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# What does drop weight mean?

How much does your bat weigh? It may sound like a simple question, but what bat you should choose isn’t as simple case of just looking at the amount of ounces that it has. While it’s clear to all that a bat will have its actual weight, there is an equally important factor to consider and that is the softball bat’s drop weight, especially for developing young players.

## What is ‘drop weight’?

The drop weight of the bat depends on two factors that determine how it feels throughout your swing. The first one is simple and obvious, and that is the actual weight of the bat. The heavier a bat, the harder it is to swing, but that’s not all. The length of the bat will also affect how heavy the bat feels and how easy it is to swing.

The drop weight is the ratio of weight to length and is worked out as the following: Weight (ounces) – Length (inches) = Drop. Most drop weights are shown in a minus, as if you had a 20 ounce softball bat which was 30 inches long, this would have a drop weight of -10. If the bat weighed in ounces the exact same as it was long in inches, then the drop weight would be 0.

“The drop weight is the ratio of weight to length and is worked out as the following: Weight (ounces) – Length (inches) = Drop.”

## Why does it matter?

It is much harder to keep a weight held up away from your body than it is close in, as the further away it is from your body I is, the more you’re working against gravity to keep it held up. It therefore follows that a 20 ounce bat will feel a lot different if it was 25 inches long, or it was 35. This means that thought has to go into not only the actual weight, but the drop weight too. The higher the drop weight, the lighter the softball bat is too swing, but this isn’t always a good thing as you could lose hitting power if the bat is too light.

## Why is bat length important?

The length of a softball bat is generally relative to the height of the batter, so a taller player would need a longer bat. As a player gets taller and stronger, the actual weight of the bat would increase, but so would the length, meaning the bats drop weight stays the same even though the actual weight has increased. This is why drop weight becomes a good measurement as it can be a better indicator of the right bat for you.

If a size guide can tell you the right length of bat your bat to choose, then you don’t have to constantly try different actual weights if you already know your preferred drop weight. To simplify this down to an example, you may find that your perfect drop weight is -5. If you start out as a young player with 20 ounce bat which was 25 inches long, that would have a drop weight of -5.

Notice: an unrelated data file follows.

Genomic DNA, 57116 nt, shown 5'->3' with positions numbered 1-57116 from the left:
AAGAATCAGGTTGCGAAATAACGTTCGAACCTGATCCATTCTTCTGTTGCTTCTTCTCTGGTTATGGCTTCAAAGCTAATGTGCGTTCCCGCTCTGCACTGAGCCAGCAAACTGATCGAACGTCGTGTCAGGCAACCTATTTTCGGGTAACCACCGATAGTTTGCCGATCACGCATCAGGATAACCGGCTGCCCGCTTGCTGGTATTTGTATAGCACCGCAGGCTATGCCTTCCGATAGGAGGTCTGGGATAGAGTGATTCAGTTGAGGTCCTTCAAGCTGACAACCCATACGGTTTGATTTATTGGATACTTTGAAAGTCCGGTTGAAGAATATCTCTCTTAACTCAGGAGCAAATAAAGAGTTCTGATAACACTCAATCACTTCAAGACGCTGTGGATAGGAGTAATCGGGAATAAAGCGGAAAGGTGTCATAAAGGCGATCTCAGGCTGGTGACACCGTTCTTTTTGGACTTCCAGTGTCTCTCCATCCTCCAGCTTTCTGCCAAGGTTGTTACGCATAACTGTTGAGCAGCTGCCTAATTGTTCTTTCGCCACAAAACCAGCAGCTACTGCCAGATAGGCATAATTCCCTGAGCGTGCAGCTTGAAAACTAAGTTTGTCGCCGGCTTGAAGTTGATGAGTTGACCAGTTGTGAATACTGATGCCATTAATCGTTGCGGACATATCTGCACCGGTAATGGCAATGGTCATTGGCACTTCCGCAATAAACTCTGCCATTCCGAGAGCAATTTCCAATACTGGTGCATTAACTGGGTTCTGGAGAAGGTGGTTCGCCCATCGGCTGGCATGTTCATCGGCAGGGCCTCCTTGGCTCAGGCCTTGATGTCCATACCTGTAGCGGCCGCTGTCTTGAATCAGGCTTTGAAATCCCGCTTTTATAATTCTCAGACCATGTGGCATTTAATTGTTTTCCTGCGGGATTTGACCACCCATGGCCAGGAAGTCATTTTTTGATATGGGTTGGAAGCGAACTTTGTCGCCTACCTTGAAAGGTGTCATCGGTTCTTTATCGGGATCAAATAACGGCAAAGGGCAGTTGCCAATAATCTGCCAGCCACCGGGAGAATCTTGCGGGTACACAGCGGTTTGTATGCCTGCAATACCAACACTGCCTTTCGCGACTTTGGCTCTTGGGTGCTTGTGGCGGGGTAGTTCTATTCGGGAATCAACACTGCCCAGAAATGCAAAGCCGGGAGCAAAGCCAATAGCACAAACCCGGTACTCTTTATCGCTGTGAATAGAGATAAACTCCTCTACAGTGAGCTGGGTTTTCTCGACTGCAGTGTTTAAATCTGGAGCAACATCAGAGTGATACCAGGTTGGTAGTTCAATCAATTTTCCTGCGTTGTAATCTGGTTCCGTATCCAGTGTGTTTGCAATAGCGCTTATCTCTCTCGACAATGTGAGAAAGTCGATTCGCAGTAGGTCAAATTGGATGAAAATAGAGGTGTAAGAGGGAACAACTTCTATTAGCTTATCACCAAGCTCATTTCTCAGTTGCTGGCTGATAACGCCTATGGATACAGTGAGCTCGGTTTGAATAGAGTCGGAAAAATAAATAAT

As you got taller, you would be able to swing a 25 ounce bat which was 30 inches long, and this would once again have a drop weight of -5. Both bats would feel the same to swing, even though they have different lengths and weights.

“It is important then to find the correct drop weight for yourself.”

It is important then to find the correct drop weight for yourself. A power hitter would look for a drop weight towards and beyond zero, and a contact hitter with less power may be looking at a drop weight at -10 or beyond.

Once a batter is fully grown and as tall as they’ll be, the drop weight becomes less important as you should feel comfortable with the right length of bat and the weight to match.

## Summary

Drop weight can be a very useful tool in determining how well matched a softball bat is to a batter without going through the whole process of trying out a range of different bat ounces. The wrong actual bat weight could mean having to find a different swing and could increase the risk of injury and poor performance if the bat is too heavy, or too long. Knowing your perfect drop weight will ensure that you can be confident the bat will feel right when it comes to replacing your old one.

The process starts by matching your height up to the length of a bat. Once you get the right length then it’s time to experiment with different ounce bats to find the one which best suits you. Once you’re sure of the right ounce weight, then you are able to work out which drop weight is best for you. Once that is known, you won’t have to worry about it again.